About the Bay

The Santa Monica Bay is the centerpiece of Los Angeles’ beach culture, and the geographic center of the LA region.  Stretching from Malibu to Palos Verdes, the bay is where millions of Angelenos relax and work. Because of their economic, ecological and recreational value, our waterways and the ocean are critical resources worth protecting. 

  • Santa Monica Bay beaches average 45 million visits per year
  • The Bay generates more than $1 billion in visitor spending annually.
  • Tourism accounts for more than 500,000 jobs in the greater L.A. area

The population of Los Angeles has skyrocketed in the past 100 years, and it's putting a lot of pressure on our environment. In the mid 1980s, improperly treated sewage led to dead zones in the Bay and harmful water quality. Thanks to the efforts of Heal the Bay and its supporters, the EPA mandated stricter sewage treatment processes, resulting in greatly improved water quality.

Despite the amazing gains, your Bay faces ongoing challenges, from marine debris to overfishing. Our ocean faces many challenges, and Heal the Bay works every day on a number of different issues. By addressing the many facets of ocean pollution, we make real and positive change possible.  Many of these initiatives are made possible through reasonable legislation and regulations. Visit our Action Alert page to see how you can support that legislation and help make a difference.  You can also review a list of our recent legislation.

They may be small, but sea skaters are alerting scientists to the immense perils posed by plastic pollution in the ocean. “We're seeing changes in this marine insect that can be directly attributed to the plastic," says Miriam Goldstein, a research…
plastic bags, litter, trash, ocean, marine debris
Just in time for summer vacation planning, weather information site Weather Underground is now providing Heal the Bay’s Beach Report Card grades to beachgoers in California and the Pacific Northwest on its Beach Weather pages, potentially reac…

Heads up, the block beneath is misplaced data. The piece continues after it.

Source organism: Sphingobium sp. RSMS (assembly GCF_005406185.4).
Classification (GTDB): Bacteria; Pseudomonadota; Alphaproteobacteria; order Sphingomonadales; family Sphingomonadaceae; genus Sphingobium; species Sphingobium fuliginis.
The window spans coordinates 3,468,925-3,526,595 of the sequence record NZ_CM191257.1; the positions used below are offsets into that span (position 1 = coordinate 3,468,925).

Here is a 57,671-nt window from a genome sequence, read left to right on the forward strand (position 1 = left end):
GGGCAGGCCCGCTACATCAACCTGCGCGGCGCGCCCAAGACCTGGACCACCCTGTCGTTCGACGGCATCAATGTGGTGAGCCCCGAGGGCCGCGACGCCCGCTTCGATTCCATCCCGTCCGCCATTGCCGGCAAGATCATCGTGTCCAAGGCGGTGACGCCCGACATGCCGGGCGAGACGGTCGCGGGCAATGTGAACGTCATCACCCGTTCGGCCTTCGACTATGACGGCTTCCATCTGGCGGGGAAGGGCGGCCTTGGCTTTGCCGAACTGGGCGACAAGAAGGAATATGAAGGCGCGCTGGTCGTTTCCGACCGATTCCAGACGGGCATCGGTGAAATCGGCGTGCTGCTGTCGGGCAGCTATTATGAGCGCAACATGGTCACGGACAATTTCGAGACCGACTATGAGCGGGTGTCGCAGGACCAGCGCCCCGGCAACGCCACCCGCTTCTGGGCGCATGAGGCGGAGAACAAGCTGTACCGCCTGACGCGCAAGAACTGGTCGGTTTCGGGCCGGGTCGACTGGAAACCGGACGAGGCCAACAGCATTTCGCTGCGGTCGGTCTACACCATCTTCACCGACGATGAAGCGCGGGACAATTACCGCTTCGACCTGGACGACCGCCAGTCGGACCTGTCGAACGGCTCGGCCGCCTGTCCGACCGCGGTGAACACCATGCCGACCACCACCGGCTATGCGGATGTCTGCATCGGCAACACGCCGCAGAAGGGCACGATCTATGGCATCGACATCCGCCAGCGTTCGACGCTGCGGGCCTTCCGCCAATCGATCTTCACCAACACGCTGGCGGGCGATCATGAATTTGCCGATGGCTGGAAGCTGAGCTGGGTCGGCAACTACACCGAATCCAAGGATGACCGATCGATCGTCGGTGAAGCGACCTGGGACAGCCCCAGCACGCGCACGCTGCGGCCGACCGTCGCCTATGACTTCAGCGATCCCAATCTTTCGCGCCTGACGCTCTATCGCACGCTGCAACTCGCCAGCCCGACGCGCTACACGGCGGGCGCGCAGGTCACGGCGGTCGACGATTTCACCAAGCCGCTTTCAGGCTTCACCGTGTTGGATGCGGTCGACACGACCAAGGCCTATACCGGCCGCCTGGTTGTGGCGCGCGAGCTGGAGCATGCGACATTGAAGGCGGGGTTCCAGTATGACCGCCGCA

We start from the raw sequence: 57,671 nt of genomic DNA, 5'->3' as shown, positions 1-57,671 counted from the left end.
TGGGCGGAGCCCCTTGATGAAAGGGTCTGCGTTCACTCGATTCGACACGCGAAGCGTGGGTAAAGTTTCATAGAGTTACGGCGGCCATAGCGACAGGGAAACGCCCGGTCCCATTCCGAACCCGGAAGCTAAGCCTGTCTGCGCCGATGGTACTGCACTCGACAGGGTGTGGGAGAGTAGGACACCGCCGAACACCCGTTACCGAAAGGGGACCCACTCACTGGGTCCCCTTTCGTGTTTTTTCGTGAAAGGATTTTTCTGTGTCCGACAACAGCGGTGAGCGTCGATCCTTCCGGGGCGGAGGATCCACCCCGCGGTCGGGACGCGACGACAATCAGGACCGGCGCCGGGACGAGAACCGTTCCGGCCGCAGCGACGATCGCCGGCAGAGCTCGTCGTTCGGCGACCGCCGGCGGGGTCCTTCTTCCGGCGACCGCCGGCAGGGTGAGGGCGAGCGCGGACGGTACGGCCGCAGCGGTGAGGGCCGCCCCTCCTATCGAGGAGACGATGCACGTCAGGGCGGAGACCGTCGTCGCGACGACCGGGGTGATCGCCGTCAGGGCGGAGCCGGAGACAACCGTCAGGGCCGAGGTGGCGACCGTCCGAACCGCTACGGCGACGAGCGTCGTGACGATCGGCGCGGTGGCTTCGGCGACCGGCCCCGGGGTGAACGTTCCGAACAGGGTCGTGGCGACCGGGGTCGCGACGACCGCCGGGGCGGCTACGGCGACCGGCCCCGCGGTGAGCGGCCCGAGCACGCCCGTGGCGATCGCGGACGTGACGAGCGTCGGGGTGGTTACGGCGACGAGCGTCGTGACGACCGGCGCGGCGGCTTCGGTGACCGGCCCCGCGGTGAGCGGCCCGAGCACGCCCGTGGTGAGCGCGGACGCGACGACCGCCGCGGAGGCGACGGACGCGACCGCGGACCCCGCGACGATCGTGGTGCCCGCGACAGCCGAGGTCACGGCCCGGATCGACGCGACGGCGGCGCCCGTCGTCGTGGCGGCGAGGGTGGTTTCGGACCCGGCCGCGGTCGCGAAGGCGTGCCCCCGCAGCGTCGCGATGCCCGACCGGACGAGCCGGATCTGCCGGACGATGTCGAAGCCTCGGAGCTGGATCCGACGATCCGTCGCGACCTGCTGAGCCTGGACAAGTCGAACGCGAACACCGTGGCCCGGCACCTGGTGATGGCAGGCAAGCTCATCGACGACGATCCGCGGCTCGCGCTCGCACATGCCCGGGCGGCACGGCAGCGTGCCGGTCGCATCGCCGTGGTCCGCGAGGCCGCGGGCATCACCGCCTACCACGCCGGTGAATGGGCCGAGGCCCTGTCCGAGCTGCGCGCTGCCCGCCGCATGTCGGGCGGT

beach, weather, water quality, surfers, swimmers, beachgoers
May 4, 2012 Heal the Bay’s campaign to “Take L.A. By Storm” got off to a great start yesterday, with concerned citizens telling the Los Angeles Regional Water Quality Control board to set strong pollution limits as it debates a new stormwater p…
Taking L.A. By Storm, MS4 Stormwater Permit, Clean Water Act, Water Pollution
Today’s blogger is Dana Roeber Murray, a marine and coastal scientist at Heal the Bay As a recreational and scientific diver, I’ve seen the California spiny lobster ‑ an ecologically important species in our local kelp forests, as well as an im…
California spiny lobsteri, brittle stars, MPA, MLPA, Heal the Bay
April 24, 2012 Today’s blogger is Sarah Sikich, Heal the Bay’s coastal resources director Last week we lost a local coastal champion, Joe Melchione, to his fight with lung cancer. Joe was a dedicated environmental activist, friend, and talented …
Joe Melchione, Malibu Surfing Association, Heal the Bay, Malibu, MSA
Phytoplankton (a.k.a. tiny marine plants) produce half the planet's food and there are signs that their numbers are plummeting as the seas warm, according to a recent article in the magazine New Scientists.
Phytoplankton, Climate Change, Ocean, Heal the Bay, Science, Marine Biology
What better way to celebrate the 42nd Earth Day than by getting your very own rain barrel? Harvesting rainwater protects the ocean from urban runoff and conserves potable water.
Get your own low-cost rain barrel and help preserve the ocean from urban runoff
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